allowed. Union Bank of Lower Canada v. Bulmer, 10 Legal News, 361 (Supreme Court of Canada).
The original note being good against the firm, the renewal of it is partnership business.
Pledge—Discharge.—A made a note payable to B or bearer, secured by a real mortgage. B delivered it before maturity to C as collateral security for a pre-existing debt of larger amount. A, not knowing of the transfer, paid the note in cotton to B, who had no authority to receive payment. B converted the cotton into money and remitted it in a check for a larger sum to C. C, in ignorance of how the money was obtained, credited it to B on his debt. A large balance being still due from B, C commenced statutory proceedings against A to foreclose the mortgage, to which A pleaded payment. Held — The debt from A to C was discharged. Coleman v. Jenkins, 3 S. E. Rep. 444 (Ga.).
The Court went on the ground that if A had paid C instead of B, C would have been in exactly the position in which he now is, only he would have had to credit A as well as B. This would seem rather a moral than a legal reason why C should not prevail. When B received the cotton without authority, the legal title passed to him subject to an equity in favor of A. Had B paid this cotton on his own account to C, C would have taken the title free from all equities as a purchaser for value without notice, the value being the giving up pro tanto of his claim against B. That C could have retained the cotton, see Baldwin v. Burrowes, 47 N. Y. 199; Thatcher v. Craig, 113 Mass. 291; Pope v. Lowitz, 14 Bradw. 96 (Ill.). The case of payment of money by B is even stronger, for C could have kept it if B had stolen it from A. C has the right to say, “Having no notice, I dealt with this money as B’s own, and credited it in discharge of his obligation; I have never consented to discharge my security; it is as if B had defrauded A and paid me the money.” A’s obligation, at his peril, was to pay the note to the bearer, and he was guilty of gross negligence in not requiring his note from B. Under the plea of payment he was allowed to show an unauthorized payment to B, who commingled the proceeds in a larger sum, which he paid to C on his own account. If A’s note was a perfect obligation at law, how could equity refuse to foreclose the mortgage securing it?
Promissory Note—Illegality—Gambling.—Several persons were playing at dice for money. In the course of the game one of the players borrowed of another various sums, amounting in all to $350. At the close of the game he gave his note for this sum. The lender did not win any of the money. Held—That he could enforce the note. Corbin v. Wachhorst, 15 Pac. Rep. 22 (Cal.).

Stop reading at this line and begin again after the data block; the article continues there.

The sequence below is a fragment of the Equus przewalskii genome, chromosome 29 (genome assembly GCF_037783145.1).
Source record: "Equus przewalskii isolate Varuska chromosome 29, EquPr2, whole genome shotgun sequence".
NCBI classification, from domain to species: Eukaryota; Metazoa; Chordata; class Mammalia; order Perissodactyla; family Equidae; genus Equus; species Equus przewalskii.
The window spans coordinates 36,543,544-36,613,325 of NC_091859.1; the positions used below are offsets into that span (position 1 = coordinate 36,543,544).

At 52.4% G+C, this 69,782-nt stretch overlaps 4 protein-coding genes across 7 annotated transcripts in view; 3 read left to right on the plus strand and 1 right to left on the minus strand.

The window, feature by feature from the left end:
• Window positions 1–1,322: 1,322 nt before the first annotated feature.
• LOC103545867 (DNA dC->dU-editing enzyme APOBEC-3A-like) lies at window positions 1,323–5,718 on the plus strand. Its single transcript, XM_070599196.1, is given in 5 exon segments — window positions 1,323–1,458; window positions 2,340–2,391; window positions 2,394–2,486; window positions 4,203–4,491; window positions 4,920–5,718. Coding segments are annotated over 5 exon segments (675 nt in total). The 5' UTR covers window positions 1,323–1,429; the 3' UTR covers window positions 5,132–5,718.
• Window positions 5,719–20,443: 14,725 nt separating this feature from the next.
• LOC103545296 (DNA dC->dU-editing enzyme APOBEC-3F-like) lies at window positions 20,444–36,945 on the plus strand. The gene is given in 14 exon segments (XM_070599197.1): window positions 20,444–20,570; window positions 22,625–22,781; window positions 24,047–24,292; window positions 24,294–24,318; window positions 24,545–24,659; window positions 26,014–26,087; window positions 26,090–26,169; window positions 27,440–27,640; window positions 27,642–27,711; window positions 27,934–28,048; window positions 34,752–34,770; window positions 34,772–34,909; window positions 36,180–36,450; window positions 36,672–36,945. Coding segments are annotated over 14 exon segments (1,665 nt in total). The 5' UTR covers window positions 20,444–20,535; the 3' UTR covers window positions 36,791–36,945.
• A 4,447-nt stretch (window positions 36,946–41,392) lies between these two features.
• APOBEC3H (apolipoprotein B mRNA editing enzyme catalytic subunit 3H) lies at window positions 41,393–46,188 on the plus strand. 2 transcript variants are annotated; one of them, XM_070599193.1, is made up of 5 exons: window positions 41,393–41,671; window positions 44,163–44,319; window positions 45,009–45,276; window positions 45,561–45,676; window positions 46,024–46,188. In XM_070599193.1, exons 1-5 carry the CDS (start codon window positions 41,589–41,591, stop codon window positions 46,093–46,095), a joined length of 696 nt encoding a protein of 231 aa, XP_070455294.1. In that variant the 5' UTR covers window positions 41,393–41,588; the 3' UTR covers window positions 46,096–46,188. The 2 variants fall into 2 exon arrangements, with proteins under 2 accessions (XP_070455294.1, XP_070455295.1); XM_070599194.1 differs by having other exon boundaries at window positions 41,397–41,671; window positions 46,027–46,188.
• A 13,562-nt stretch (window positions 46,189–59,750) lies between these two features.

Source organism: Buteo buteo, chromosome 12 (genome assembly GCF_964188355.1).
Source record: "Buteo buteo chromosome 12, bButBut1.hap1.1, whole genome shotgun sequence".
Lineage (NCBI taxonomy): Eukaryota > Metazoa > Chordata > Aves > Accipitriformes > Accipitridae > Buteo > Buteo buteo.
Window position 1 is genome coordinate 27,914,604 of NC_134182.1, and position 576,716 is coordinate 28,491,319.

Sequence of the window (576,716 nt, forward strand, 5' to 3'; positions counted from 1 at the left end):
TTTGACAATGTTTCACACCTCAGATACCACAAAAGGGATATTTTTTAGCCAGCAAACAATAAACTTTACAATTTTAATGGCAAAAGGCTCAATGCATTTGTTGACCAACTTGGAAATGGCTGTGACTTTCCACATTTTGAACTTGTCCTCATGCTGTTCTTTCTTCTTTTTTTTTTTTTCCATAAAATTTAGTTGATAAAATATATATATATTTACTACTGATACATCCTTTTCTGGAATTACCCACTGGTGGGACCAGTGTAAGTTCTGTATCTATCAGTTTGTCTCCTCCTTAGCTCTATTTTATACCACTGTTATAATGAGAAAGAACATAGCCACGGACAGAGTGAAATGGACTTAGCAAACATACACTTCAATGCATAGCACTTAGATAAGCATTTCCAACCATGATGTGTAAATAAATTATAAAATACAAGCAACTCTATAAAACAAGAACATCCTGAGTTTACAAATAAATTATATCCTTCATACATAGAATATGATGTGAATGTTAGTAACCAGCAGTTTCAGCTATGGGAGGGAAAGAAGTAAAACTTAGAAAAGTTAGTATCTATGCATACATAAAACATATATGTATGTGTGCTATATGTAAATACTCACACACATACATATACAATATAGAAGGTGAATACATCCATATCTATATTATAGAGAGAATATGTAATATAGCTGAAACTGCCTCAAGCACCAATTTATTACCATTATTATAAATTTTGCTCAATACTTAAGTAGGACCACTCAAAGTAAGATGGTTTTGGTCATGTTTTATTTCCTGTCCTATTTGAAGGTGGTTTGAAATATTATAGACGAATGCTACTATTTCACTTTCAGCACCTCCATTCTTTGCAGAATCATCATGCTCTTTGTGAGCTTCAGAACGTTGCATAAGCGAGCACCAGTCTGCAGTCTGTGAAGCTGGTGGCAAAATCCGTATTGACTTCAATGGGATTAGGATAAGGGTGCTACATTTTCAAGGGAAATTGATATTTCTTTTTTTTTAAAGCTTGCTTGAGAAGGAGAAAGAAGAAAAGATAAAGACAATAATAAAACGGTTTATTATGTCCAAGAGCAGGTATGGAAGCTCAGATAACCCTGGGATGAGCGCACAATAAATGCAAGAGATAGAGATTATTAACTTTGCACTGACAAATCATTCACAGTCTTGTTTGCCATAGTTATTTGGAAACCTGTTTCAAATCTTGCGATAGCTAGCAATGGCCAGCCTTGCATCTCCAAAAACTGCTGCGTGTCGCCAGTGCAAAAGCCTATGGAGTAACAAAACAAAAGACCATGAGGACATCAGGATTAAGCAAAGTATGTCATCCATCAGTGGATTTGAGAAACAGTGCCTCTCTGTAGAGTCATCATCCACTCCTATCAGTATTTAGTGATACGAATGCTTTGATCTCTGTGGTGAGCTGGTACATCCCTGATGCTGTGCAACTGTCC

This decision seems contrary to sound public policy. That the law is otherwise, save in New York, see Greenhood on Public Policy, 94. In Hill v. Spear, 50 N. H. 253, at p. 273, it is said, “ Money loaned to a gambler for the purpose of being staked upon a pending game cannot be recovered.” Corbin v. Wachhorst is not in accord with the more recent English cases, though the American decisions on the analogous cases of a sale made, or of work done, knowing that the property will be used for an illegal purpose, would generally go as far as this case. (Cases collected in 22 Alb. L. J. 405.) For an amusing statement of the modern English law of gaming promissory notes, see 21 Irish Law Times, 668.
Quasi Contract—Use and Occupation.—A trespasser who uses land is not liable to the owner for use and occupation, there being no evidence of the relation of landlord and tenant between them. Dixon v. Ahern, 25 Cent. L. J. 344 (Nev.), and note with cases.
Right of Way—Prescription.—The lots owned by plaintiff and defendant were separated by a way, the fee in which remained in a former owner of both lots. Successive owners of each lot had used the way in common for more than forty years. The plaintiff brings trespass for interfering with his right of way. Held—two judges dissenting—that it will not lie, since the user proved is not exclusive. Ellis v. Black, 23 Canada Law Journal, 390 (Supreme Court of Canada).
Statute of Limitations—Demurrer.—When it appears on the face of a petition that the claim is barred by the Statute of Limitations, advantage may be taken of it by demurrer, on the ground that it does not state a good cause of action. Merriam v. Miller, 34 N. W. Rep. 625, and note (N.b.).